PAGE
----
China's Geely Automobile Holdings, whose parent bought Ford's Volvo unit this month, warned of tougher competition and slower sales after its record first-half earnings beat forecasts on Wednesday.
China overtook the United States last year to become the world's biggest car market, as Beijing rolled out incentives to boost spending during the global downturn.
But that growth is expected to wane in the second half as the government presses the brakes to keep the economy from overheating.
The headline is positive but investors will continue to focus on what is going to happen in the next 12 months, said Steve Man, an analyst at Samsung Securities. We believe that earnings growth will moderate during that period because of lower sales and lower utilization.
Competition is rising in China as some auto makers cut prices to boost sales, which have been slowing from last year's breakneck pace.
Founded by Chairman Li Shufu, dubbed the Henry Ford of China, Geely said it will launch new and higher end car models this year and focus on building its export business to making it less vulnerable to China's volatile domestic market.
But exports won't provide boost the car maker's revenue just yet. Exports should make up 3.5 percent of Geely's total sales this year, down from about 6 percent in 2009 and would not be a major contributor during the period, Executive Director Lawrence Ang told reporters in Hong Kong.
A PROFIT FOR VOLVO
Despite the dimming outlook for China's auto market, there is a potential bright spot for the carmaker -- its parent's new Volvo unit.
If the Geely's parent, Zhejiang Geely, can turn Volvo around, that could allow Geely to benefit from technology transfers and eventually take over the premium brand, said Man.
Volvo has been profitable since the start of the year, said Li Shufu, speaking in Hong Kong after the results, a big change for the luxury brand, which posted a $653 million pretax loss last year.
Geely and Volvo are just like brothers, said Li. But he played down expectations that the listed-Geely would see quick benefits from the Volvo buy.
While the company has the right to use Volvo's more advanced production technology, Geely is unlikely to use it extensively soon as it will inflate production cost, said Li. Further, while the company hopes to begin producing Volvo cars in China for the domestic market, new production won't begin in the near term.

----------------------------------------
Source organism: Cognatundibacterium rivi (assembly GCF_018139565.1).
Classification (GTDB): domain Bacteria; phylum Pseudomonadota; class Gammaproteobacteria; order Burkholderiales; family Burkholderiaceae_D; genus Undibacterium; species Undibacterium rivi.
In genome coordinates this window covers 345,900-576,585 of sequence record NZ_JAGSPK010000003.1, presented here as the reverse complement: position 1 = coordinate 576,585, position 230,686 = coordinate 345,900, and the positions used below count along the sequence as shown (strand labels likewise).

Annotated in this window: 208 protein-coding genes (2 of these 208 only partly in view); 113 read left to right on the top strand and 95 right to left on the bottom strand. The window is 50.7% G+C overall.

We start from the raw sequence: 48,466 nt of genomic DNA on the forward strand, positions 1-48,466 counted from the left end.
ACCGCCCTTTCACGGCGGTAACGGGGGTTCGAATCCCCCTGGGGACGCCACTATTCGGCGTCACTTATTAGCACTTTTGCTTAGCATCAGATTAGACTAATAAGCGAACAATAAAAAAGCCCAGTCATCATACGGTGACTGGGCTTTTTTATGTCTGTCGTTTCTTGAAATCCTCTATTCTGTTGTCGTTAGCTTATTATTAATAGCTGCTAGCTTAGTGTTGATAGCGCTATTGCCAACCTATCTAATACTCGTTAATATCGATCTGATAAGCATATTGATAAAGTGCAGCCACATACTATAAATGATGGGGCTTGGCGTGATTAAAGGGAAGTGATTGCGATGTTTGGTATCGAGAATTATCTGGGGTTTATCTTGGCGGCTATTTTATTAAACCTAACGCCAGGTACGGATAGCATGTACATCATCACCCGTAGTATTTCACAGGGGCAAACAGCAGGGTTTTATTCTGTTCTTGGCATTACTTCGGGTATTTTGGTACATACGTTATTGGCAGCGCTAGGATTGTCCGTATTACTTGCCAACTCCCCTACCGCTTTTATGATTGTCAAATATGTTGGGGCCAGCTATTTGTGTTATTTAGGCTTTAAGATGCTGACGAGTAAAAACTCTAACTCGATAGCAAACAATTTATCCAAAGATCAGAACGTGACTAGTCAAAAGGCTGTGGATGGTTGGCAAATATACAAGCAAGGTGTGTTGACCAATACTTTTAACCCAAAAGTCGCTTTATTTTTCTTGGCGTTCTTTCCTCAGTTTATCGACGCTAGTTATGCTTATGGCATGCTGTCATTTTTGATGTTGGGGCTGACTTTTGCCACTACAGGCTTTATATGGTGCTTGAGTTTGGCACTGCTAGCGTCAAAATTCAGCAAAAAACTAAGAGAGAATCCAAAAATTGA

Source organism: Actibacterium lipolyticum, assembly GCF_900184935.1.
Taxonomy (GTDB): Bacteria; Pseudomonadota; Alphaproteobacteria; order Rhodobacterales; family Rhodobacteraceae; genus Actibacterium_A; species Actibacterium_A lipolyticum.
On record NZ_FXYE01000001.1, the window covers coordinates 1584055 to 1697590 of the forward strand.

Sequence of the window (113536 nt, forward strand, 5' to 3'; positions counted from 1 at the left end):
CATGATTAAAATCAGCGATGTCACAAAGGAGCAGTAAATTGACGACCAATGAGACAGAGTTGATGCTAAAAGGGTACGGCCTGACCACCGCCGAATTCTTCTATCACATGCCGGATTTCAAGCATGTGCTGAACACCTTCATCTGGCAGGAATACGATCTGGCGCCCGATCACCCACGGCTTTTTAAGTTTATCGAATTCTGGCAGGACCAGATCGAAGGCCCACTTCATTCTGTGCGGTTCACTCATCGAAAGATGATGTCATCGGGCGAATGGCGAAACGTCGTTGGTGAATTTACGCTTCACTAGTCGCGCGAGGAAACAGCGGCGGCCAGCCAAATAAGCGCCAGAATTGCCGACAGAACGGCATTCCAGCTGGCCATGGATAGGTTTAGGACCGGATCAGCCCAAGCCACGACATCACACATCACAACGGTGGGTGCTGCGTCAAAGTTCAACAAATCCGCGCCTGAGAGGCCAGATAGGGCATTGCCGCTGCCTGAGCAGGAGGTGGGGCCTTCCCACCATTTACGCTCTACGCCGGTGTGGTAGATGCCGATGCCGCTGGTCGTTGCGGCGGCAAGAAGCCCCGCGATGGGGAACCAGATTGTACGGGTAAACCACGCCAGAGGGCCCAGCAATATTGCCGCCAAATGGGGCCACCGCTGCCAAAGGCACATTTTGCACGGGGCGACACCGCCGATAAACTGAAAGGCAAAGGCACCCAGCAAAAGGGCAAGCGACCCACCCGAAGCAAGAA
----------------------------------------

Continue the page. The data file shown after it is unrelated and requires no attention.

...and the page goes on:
I am very anxious about this, but there needs detailed study and research by Volvo, which has not started yet, and the board and government approvals, he added.
Geely, which has been trying to move up the value chain by launching bigger and better quality cars in China, posted a 804.85 million yuan ($118.4 million) net profit for the first six months of this year against 595.91 million yuan a year earlier.
The record profit topped an average forecast of 756.4 million yuan from four analysts polled by Reuters.
The company sold 195,734 cars in the first six months, up 42 percent from a year earlier. But its July sales growth turned negative, falling 12 percent to 21,684 year on year.
But Li said Geely was confident that it could achieve its 2010 sales target of 400,000 units, up 22 percent from 2009.
Geely's domestic rival BYD (1211.HK), backed by U.S. billionaire Warren Buffett, reported disappointing second-quarter earnings on Monday and said it would launch new models to lessen the impact of a slowdown in the home market.
Weakening sales have hurt Geely shares, which are down 39 percent this year against a 6 percent fall in the main index.
The stock surged nearly seven-fold last year on bullishness about the Volvo purchase and an investment in the company by Goldman Sachs (GS.N).
(Editing by Don Durfee and Lincoln Feast)